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USA: Organic Trade Association accepts BASF and Cargill as new members

by Leo Frühschütz (comments: 0)

US flag, blue sky and clouds in the background.
The US organic sector is concerned about the OTA's decision to accept Cargill and BASF as members. © Pixabay

The agricultural trading group Cargill and a plastics-producing subsidiary of the chemical group BASF have become members of the US Organic Trade Association (OTA).

These memberships have caused unrest within the American organic movement. The US organic portal Living Maxwell reported that the organic cereal market leader Nature's Path left the OTA in protest. Its founder Arran Stephens was a board member of OTA from 1996 to 2002. In his justification for the withdrawal, he also accused the organic association of having advocated the organic cultivation of vegetables in nutrient solution (hydroponics) and the unsuitable genetic engineering labelling of foodstuffs from the consumer's point of view.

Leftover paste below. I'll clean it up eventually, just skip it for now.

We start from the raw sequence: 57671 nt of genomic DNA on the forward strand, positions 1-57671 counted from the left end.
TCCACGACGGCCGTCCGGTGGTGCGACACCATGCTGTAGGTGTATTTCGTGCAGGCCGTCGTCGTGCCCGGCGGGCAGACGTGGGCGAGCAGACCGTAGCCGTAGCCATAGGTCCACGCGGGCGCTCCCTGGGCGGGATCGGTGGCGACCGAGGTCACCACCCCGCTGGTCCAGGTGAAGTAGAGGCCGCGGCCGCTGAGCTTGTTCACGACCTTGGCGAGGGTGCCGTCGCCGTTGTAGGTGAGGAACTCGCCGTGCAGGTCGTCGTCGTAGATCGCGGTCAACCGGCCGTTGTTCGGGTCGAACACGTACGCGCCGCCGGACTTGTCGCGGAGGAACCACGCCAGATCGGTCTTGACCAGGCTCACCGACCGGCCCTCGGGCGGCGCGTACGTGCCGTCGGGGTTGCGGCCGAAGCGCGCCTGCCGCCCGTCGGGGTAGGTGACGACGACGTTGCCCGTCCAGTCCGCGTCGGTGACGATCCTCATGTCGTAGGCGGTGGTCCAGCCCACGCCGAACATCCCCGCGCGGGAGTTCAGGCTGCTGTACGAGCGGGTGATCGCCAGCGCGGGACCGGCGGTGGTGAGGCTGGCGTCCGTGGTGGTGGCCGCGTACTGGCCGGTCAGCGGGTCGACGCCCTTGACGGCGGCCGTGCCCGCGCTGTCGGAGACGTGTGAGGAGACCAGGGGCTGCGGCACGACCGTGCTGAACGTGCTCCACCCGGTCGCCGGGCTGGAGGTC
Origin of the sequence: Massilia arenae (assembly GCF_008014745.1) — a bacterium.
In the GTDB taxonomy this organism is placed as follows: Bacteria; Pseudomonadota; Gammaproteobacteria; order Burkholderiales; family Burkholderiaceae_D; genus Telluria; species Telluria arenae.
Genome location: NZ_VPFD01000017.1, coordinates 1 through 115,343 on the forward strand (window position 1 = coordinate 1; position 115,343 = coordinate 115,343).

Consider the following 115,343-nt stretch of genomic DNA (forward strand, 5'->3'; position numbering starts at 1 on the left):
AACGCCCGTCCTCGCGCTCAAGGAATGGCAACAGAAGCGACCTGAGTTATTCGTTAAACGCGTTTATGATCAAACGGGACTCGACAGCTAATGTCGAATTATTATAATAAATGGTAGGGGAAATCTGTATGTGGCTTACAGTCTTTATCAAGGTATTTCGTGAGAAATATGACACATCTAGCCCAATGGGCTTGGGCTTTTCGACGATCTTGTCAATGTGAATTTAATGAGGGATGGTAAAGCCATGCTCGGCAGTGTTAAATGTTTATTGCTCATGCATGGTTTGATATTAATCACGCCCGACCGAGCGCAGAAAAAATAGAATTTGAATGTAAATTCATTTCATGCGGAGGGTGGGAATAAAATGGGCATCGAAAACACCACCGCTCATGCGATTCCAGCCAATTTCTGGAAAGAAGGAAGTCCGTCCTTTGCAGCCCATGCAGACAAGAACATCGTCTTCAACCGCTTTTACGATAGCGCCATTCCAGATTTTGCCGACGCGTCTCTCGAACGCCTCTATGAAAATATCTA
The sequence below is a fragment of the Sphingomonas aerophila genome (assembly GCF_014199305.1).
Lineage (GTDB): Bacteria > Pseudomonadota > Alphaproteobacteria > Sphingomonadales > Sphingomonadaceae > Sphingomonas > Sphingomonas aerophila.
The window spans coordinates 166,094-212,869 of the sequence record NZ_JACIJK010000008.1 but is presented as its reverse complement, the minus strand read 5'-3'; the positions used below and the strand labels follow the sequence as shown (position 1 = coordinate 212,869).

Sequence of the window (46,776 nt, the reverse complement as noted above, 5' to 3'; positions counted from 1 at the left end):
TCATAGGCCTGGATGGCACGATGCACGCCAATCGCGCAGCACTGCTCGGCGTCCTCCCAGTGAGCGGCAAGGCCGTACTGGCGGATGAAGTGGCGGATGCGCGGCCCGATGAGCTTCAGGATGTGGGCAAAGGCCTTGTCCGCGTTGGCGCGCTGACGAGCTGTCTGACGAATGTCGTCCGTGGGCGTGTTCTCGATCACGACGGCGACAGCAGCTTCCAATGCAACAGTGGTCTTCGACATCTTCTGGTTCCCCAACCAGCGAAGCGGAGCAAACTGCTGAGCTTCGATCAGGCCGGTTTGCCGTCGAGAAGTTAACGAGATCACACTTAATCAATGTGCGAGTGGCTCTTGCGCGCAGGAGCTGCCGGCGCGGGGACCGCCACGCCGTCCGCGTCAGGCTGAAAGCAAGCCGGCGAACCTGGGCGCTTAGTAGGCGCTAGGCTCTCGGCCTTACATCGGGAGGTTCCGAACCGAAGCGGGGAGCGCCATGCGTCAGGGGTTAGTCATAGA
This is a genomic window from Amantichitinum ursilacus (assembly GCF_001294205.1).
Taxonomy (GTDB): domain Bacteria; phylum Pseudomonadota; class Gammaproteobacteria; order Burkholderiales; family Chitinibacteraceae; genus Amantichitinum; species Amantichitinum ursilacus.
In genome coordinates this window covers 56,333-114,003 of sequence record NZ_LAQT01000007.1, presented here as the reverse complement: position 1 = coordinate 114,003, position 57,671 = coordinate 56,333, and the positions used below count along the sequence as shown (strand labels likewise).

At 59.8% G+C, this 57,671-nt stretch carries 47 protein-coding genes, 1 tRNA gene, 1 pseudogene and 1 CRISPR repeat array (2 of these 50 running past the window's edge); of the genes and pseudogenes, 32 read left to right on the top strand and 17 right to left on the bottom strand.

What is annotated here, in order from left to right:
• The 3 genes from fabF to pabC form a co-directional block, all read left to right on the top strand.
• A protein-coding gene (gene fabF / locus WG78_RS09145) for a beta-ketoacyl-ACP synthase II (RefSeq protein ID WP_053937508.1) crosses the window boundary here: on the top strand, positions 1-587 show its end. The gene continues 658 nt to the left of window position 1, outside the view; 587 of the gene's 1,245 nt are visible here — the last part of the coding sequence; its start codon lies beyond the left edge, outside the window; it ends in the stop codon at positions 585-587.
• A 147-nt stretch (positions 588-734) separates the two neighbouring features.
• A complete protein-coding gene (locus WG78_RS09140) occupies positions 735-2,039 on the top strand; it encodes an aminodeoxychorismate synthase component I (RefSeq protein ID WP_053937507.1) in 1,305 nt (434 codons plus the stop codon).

Living Maxwell emphasized BASF and Cargill's support for genetically modified seeds and attacked BASF as one of two suppliers (the other being Monsanto) of the controversial U.S. herbicide Dicamba. OTA Managing Director Laura Batcha defended the membership of the chemical company to Living Maxwell by saying that BASF is a non-voting member that wants to produce biodegradable plastics for the bio-market. Cargill has its own organic value chains for agricultural products. She further stated that OTA wants to involve companies as members that are active on the market. 

The consumer organisation Organic Consumers Association (OCA) has started an e-mail campaign providing organic customers with the possibility to protest against the membership of both companies in the OTA. The OCA has been critical of the organic umbrella organisation for years and accuses it of being too close to the large food companies.


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